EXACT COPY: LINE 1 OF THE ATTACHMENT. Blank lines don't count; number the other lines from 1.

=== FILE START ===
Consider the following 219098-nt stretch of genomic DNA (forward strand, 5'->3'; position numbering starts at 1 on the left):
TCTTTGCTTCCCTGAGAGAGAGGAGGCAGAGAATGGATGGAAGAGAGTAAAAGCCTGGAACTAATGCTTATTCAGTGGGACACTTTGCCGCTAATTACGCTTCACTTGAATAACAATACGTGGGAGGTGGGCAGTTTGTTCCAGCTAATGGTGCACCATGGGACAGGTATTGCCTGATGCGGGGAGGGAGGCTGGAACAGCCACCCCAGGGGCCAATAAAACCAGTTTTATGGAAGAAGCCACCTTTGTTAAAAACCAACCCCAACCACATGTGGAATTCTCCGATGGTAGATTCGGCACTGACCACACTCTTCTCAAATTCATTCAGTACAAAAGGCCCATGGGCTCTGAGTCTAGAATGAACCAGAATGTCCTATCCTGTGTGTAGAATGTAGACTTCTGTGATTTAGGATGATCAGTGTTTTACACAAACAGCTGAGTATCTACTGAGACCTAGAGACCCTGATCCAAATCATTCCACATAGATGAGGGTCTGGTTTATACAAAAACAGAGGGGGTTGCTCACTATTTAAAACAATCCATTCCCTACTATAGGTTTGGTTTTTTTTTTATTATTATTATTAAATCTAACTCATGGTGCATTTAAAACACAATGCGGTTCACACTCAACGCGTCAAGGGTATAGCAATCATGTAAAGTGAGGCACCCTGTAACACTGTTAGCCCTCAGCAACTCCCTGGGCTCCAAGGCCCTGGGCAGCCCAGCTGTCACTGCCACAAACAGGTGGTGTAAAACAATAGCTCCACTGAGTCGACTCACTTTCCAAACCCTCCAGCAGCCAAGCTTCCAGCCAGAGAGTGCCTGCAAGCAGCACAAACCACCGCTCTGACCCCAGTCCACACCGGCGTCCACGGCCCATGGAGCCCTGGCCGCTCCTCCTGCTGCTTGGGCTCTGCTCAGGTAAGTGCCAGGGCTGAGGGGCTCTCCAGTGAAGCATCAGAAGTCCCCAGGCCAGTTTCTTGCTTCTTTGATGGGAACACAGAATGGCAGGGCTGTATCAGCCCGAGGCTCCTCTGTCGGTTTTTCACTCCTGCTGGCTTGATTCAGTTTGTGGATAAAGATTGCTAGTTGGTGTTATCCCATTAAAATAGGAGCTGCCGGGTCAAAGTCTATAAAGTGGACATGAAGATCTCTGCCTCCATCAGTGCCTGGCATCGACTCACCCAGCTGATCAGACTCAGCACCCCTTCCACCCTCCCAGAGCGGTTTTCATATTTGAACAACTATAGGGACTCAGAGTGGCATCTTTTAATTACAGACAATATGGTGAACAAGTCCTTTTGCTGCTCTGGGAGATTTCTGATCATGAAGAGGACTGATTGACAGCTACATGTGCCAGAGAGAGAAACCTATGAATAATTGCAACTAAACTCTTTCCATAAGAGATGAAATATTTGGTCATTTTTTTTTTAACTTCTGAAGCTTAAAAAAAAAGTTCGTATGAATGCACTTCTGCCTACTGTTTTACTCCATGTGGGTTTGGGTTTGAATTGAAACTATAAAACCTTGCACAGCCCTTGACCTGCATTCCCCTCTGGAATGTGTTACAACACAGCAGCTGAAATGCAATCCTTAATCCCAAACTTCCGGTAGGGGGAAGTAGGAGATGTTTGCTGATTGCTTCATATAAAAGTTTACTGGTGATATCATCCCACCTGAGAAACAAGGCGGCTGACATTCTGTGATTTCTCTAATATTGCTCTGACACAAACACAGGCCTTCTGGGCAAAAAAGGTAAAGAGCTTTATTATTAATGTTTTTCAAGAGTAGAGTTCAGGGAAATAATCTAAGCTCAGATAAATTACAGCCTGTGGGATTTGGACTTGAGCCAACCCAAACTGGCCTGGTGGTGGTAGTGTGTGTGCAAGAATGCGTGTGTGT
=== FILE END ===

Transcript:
Consider the following 219098-nt stretch of genomic DNA (forward strand, 5'->3'; position numbering starts at 1 on the left):